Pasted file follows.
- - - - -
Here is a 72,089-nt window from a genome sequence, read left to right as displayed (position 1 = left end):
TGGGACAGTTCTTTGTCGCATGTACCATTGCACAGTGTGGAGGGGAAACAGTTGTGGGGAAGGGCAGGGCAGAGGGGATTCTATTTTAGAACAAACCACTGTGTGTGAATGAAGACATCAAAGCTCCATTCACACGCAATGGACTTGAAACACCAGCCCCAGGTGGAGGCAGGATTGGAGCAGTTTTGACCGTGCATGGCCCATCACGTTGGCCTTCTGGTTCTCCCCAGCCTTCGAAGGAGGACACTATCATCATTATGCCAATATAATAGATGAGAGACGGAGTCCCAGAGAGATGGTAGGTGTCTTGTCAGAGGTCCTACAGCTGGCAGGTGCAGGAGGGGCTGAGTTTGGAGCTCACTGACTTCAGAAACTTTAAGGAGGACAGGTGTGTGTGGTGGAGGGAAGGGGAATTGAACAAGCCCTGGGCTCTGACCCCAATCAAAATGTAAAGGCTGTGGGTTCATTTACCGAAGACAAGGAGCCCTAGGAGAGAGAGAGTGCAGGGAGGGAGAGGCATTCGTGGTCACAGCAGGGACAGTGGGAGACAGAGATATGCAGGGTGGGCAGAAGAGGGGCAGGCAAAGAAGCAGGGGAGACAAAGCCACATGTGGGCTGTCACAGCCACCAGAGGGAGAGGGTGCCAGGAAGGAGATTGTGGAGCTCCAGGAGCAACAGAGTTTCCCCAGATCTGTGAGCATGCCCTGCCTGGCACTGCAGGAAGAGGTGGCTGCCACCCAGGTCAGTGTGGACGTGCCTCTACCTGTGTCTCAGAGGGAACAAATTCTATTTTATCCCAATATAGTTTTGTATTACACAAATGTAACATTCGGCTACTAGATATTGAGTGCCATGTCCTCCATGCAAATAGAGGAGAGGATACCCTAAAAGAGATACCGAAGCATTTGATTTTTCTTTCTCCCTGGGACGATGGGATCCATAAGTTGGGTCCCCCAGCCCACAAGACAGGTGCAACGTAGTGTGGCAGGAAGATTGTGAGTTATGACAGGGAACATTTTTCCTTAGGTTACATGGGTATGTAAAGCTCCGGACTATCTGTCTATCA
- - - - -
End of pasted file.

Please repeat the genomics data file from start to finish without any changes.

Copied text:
Here is a 72,089-nt window from a genome sequence, read left to right as displayed (position 1 = left end):
TGGGACAGTTCTTTGTCGCATGTACCATTGCACAGTGTGGAGGGGAAACAGTTGTGGGGAAGGGCAGGGCAGAGGGGATTCTATTTTAGAACAAACCACTGTGTGTGAATGAAGACATCAAAGCTCCATTCACACGCAATGGACTTGAAACACCAGCCCCAGGTGGAGGCAGGATTGGAGCAGTTTTGACCGTGCATGGCCCATCACGTTGGCCTTCTGGTTCTCCCCAGCCTTCGAAGGAGGACACTATCATCATTATGCCAATATAATAGATGAGAGACGGAGTCCCAGAGAGATGGTAGGTGTCTTGTCAGAGGTCCTACAGCTGGCAGGTGCAGGAGGGGCTGAGTTTGGAGCTCACTGACTTCAGAAACTTTAAGGAGGACAGGTGTGTGTGGTGGAGGGAAGGGGAATTGAACAAGCCCTGGGCTCTGACCCCAATCAAAATGTAAAGGCTGTGGGTTCATTTACCGAAGACAAGGAGCCCTAGGAGAGAGAGAGTGCAGGGAGGGAGAGGCATTCGTGGTCACAGCAGGGACAGTGGGAGACAGAGATATGCAGGGTGGGCAGAAGAGGGGCAGGCAAAGAAGCAGGGGAGACAAAGCCACATGTGGGCTGTCACAGCCACCAGAGGGAGAGGGTGCCAGGAAGGAGATTGTGGAGCTCCAGGAGCAACAGAGTTTCCCCAGATCTGTGAGCATGCCCTGCCTGGCACTGCAGGAAGAGGTGGCTGCCACCCAGGTCAGTGTGGACGTGCCTCTACCTGTGTCTCAGAGGGAACAAATTCTATTTTATCCCAATATAGTTTTGTATTACACAAATGTAACATTCGGCTACTAGATATTGAGTGCCATGTCCTCCATGCAAATAGAGGAGAGGATACCCTAAAAGAGATACCGAAGCATTTGATTTTTCTTTCTCCCTGGGACGATGGGATCCATAAGTTGGGTCCCCCAGCCCACAAGACAGGTGCAACGTAGTGTGGCAGGAAGATTGTGAGTTATGACAGGGAACATTTTTCCTTAGGTTACATGGGTATGTAAAGCTCCGGACTATCTGTCTATCA